‘Not close enough’
In a phone call with Turkey’s President Recep Tayyip Erdogan, Putin laid out plans for ending the war, according to the Turkish presidential spokesman, Ibrahim Kalin.
“President Putin thinks the positions on the Donbas and Crimea are not close enough to meet President Zelenskyy. What we need is a strategic-level meeting between the two leaders. There seems to be growing consensus … We are hoping there will be more convergence on these issues, and this meeting will take place sooner than later, because we all want this war to come to an end,” Kalin told Al Jazeera.
US Defense Secretary Lloyd Austin, during a Saturday visit to NATO ally Bulgaria, said the Russian invasion had “stalled on a number of fronts” but the United States had not yet seen signs that Putin was deploying additional forces.
Major General Oleksandr Pavlyuk, who is leading the defence of the region around Kyiv, said his forces are well-positioned to defend the city.
“We will never give up. We will fight until the end. To the last breath and to the last bullet,” said Pavlyuk.
Zelensky aide blames conflict with Russia on ex-president
- Ingraining NATO aspirations in the country’s constitution is among the causes of the conflict, a presidential aide has claimed
FILE PHOTO. Former Ukraine President, Petro Poroshenko. © AP / Alik Keplicz
An adviser to Ukrainian President Volodymyr Zelensky, Alexey Arestovich, said on Saturday that former president Petro Poroshenko is partly responsible for the ongoing conflict with Russia. The official pointed the finger at Poroshenko’s decision to write NATO aspirations into the country’s constitution.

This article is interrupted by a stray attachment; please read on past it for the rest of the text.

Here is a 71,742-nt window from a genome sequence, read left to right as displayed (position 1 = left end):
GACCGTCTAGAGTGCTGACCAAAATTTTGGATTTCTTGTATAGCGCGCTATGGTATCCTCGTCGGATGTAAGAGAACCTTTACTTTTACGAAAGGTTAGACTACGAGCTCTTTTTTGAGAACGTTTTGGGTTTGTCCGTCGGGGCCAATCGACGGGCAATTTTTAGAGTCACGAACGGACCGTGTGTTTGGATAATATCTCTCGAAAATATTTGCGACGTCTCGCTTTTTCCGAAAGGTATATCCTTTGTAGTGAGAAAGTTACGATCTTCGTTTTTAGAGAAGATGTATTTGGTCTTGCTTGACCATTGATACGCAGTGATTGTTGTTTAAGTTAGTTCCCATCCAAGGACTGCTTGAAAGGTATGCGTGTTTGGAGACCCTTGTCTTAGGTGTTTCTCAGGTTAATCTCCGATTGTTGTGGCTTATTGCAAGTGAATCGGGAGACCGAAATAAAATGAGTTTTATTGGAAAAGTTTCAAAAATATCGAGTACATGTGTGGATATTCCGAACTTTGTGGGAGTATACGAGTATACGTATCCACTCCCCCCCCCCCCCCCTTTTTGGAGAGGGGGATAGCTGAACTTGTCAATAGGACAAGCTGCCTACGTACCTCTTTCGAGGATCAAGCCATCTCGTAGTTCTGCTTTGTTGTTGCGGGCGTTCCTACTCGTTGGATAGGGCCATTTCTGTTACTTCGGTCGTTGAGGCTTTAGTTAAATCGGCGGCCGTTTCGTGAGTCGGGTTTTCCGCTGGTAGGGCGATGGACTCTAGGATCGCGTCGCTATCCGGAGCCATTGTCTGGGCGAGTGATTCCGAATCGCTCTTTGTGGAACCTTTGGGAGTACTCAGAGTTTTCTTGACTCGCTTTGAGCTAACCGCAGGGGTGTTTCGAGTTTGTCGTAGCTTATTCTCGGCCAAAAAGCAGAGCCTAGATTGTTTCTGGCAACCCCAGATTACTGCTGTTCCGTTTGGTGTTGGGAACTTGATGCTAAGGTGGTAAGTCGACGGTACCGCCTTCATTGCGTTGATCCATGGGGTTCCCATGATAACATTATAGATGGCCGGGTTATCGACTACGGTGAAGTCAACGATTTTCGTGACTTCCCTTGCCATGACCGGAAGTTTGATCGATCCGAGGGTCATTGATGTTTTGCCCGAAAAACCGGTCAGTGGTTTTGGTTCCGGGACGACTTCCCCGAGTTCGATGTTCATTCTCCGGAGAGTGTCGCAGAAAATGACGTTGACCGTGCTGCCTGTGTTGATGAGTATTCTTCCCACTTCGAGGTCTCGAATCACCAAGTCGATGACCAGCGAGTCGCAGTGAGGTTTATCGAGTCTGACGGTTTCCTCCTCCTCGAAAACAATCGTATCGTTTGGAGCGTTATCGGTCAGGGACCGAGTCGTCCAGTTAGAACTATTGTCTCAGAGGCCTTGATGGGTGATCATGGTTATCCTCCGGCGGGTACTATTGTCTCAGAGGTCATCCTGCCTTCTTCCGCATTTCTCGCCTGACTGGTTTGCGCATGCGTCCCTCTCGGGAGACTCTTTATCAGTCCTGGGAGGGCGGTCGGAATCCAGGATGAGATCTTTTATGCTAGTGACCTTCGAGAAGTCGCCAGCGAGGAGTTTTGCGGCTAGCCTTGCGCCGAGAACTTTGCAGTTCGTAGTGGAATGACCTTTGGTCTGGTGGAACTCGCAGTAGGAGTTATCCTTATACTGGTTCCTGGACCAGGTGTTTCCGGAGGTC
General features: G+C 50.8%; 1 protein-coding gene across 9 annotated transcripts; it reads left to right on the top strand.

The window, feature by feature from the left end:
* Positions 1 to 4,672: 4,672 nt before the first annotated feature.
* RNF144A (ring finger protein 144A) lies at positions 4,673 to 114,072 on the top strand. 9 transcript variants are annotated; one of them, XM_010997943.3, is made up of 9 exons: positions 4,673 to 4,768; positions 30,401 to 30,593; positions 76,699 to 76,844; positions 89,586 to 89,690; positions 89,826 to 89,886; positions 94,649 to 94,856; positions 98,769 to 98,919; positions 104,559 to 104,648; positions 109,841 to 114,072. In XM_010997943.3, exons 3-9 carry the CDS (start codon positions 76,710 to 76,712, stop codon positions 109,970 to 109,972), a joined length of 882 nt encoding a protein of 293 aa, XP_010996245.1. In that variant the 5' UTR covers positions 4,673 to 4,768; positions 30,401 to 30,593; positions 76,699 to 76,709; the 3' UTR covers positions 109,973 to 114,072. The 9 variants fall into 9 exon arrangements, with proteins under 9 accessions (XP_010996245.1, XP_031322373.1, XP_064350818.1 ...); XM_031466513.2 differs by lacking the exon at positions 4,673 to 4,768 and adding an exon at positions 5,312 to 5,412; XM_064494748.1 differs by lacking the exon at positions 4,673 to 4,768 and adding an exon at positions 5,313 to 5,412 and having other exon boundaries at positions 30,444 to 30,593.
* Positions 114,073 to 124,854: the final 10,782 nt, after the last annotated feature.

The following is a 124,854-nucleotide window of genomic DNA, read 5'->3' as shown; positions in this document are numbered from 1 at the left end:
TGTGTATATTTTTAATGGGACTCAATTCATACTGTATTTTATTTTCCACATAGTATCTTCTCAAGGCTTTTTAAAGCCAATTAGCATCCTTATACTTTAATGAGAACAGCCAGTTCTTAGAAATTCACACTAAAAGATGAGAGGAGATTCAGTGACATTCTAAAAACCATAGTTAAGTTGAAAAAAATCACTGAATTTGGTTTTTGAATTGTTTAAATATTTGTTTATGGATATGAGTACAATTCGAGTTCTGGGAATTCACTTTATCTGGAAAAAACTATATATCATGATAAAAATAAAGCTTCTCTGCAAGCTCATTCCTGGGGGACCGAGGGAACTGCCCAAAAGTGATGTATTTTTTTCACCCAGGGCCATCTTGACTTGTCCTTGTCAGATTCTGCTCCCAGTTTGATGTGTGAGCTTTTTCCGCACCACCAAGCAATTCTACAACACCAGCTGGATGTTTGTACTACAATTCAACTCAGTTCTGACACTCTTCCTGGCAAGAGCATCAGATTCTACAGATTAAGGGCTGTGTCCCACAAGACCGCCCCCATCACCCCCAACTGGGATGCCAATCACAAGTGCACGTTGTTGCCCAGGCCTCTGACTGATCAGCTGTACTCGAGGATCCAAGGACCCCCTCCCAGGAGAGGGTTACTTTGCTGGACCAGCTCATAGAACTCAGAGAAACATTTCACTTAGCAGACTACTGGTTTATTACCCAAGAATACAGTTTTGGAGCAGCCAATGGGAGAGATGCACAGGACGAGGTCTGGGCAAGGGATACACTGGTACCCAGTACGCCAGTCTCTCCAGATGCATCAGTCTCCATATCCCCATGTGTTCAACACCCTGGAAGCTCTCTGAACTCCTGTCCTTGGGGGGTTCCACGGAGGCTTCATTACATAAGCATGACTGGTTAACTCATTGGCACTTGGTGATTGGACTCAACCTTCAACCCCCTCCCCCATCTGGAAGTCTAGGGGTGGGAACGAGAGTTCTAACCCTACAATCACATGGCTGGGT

The clause, outlining Kiev’s pathway to becoming a full-fledged member of the EU and US-led NATO alliance, was added into Ukraine’s constitution in February 2019 and shortly before presidential elections. While the move was a pure PR stunt for the former president, it turned out to have long-lasting consequences, Arestovich told local media.
“When Poroshenko introduced this, it was his personal pre-election PR technology. He knew beforehand that NATO would never accept us. Not the least share of the blame for what is happening now in Ukraine lies with those who adopted and promoted this constitutional provision,” he said, implying that those Ukrainian MPs who supported the clause share the blame for it as well. The constitutional change received overwhelming support back then with 334 out of 450 MPs voting for it.
Under Poroshenko, the desire to join NATO was also incorporated into the country’s military doctrine in 2015. That document also formally established Russia as a “military adversary” of Kiev.
Ukraine’s NATO aspirations, however, actually date well before the February 2019 constitutional reform. The country was cozying up to the US-led bloc since the late 1990s, sending a “peacekeeping unit” to Iraq in 2002, adopting legislation allowing military access of NATO forces onto its soil in 2004, and so on.